Preservation and Sustainability: Could the Concept of Using What We Have Be Gaining Traction?

This Oregonian editorial draws attention once again to the connections between sustainability and historic preservation: “Use what we have”. In recent months Metro has begun talking about this concept, albeit more broadly. Last September, Metro COO Michael Jordan announced his Strategies for a Sustainable and Prosperous Region. We can only hope that these actions lead to positive results in the preservation of our communities and traditional neighborhoods.


Filed under Historic Preservation, Local History, Modernism + The Recent Past, Schools, Sustainability

3 responses to “Preservation and Sustainability: Could the Concept of Using What We Have Be Gaining Traction?

  1. This topic was also featured earlier in the week in a discussion on the Portland Architecture Blog.

  2. I understand the desire to make the link between ‘sustainability’, which has a passionate following in the area, with historic preservation (which can be cool), but sustainability isn’t usually one of even the first three things I consider when I believe buildings ought to be preserved. I worry pushing that angle might leave historic buildings vulnerable, despite arguments about stored energy, etc., to people who want to knock down and build some LEEDS building in recompense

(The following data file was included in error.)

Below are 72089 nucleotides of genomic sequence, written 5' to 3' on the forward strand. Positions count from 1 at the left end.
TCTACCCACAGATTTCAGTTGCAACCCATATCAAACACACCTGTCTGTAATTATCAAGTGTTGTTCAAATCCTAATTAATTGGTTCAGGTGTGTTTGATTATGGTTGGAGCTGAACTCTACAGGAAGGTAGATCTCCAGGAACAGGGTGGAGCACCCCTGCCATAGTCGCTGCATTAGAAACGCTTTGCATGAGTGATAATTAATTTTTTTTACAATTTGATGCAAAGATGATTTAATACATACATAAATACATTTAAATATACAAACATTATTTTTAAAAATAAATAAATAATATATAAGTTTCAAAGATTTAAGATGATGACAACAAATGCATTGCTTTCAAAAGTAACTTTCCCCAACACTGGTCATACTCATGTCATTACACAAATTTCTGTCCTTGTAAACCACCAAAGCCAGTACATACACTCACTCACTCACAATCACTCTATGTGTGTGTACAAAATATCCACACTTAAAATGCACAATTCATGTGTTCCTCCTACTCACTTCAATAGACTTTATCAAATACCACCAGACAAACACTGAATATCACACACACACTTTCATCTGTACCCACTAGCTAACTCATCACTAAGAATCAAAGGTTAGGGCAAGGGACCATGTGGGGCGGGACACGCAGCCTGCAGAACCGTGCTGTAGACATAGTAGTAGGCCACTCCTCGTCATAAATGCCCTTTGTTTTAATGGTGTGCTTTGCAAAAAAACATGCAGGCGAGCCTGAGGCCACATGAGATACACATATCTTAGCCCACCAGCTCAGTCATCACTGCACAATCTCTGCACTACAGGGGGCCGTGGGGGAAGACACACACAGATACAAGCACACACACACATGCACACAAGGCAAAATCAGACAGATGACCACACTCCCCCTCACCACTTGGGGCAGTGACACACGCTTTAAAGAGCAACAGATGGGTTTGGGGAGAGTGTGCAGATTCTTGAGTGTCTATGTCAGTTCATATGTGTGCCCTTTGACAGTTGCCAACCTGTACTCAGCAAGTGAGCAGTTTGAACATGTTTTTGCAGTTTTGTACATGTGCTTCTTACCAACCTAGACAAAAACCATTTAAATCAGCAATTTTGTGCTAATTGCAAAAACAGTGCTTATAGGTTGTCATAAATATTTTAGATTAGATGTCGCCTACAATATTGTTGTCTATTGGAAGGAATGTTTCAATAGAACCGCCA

• useitorlooseit

      Preserving an historic building is the ultimate recycling. We are not only keeping the stored energy intact, we are keeping it out of the landfills. Sustainability is not just a new buzz word, but the heart of historic preservation. As a professional preservationist, I do not preserve a building because of its beauty, but because of it structural integrity and life expectancy. Look at the Montgomery Wards building as a great example.

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